Impact of the tsunami on psychosocial health and well-being
Carballo, M., Heal, B., & Horbaty, G. (2006). Impact of the tsunami on psychosocial health and well-being. International Review of Psychiatry, 18(3), 217-223.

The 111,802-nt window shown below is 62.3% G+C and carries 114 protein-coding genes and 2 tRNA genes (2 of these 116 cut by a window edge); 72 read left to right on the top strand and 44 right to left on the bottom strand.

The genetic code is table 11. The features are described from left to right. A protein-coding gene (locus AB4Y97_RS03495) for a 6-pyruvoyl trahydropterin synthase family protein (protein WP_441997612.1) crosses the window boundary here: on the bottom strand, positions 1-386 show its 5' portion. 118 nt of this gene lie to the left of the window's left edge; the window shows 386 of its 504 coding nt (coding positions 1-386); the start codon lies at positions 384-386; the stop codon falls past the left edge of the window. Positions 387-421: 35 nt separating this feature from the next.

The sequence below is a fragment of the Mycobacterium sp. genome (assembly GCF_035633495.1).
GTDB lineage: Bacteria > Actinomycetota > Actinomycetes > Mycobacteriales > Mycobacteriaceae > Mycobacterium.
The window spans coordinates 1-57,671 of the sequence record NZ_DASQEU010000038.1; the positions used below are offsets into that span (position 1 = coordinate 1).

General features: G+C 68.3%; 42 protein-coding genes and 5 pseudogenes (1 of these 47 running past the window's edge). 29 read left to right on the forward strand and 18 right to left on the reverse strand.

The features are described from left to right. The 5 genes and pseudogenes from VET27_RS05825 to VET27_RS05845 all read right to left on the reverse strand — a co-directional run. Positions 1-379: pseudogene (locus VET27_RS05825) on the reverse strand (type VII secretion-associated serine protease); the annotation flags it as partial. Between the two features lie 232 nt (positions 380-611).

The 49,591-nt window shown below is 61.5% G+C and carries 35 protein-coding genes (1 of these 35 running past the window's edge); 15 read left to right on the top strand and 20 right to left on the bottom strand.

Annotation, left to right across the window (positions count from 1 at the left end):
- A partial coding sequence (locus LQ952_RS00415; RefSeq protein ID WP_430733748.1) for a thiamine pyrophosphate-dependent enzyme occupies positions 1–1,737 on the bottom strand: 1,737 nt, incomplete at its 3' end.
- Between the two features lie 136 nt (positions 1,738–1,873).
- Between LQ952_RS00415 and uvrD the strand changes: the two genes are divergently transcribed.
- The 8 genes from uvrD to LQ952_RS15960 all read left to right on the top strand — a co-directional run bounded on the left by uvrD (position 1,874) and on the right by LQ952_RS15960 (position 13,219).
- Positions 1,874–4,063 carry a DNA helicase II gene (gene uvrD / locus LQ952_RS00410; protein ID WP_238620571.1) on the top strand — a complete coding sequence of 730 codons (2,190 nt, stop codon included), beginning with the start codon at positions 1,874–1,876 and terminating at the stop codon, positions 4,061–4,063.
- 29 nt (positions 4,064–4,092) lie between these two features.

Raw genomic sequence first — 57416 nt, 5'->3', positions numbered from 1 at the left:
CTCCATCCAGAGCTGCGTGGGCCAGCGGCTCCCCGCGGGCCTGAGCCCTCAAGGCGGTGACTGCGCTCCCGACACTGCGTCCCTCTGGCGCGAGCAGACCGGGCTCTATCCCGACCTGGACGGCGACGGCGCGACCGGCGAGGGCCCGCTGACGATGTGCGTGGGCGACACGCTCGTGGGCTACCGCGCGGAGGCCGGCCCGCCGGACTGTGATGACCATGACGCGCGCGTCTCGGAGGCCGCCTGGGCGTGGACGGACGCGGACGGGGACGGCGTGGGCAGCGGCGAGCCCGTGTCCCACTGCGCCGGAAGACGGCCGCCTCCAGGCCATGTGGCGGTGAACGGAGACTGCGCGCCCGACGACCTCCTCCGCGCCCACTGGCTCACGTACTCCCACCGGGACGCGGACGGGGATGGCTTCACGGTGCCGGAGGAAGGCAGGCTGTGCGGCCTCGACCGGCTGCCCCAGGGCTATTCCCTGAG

Natural and man-made disasters affect everyone in their path. Some people are nevertheless more vulnerable than others and suffer in different ways and to different extents. The tsunami highlighted a number of pre-existing factors that made some people especially vulnerable and it also brought out the ways in which other people became vulnerable as a result of disaster. Major social and demographic shifts occurred, and the social fabric of communities was severely eroded. Gender, age, extent of personal loss, personal experience in terms of how direct or indirect exposure emerged as key factors together with loss of place, problems of temporary and permanent housing, poor income generation and uncertainty about if and when it would be possible to return to original home sites and communities. Host communities were also affected, albeit indirectly. How and to what extent people were psychologically ‘damaged’ in, and by, the tsunami nevertheless remains poorly defined because of the paucity of real-time monitoring and the fact that in some countries there was little agreement on the nature and classification of psychosocial problems and morbidity.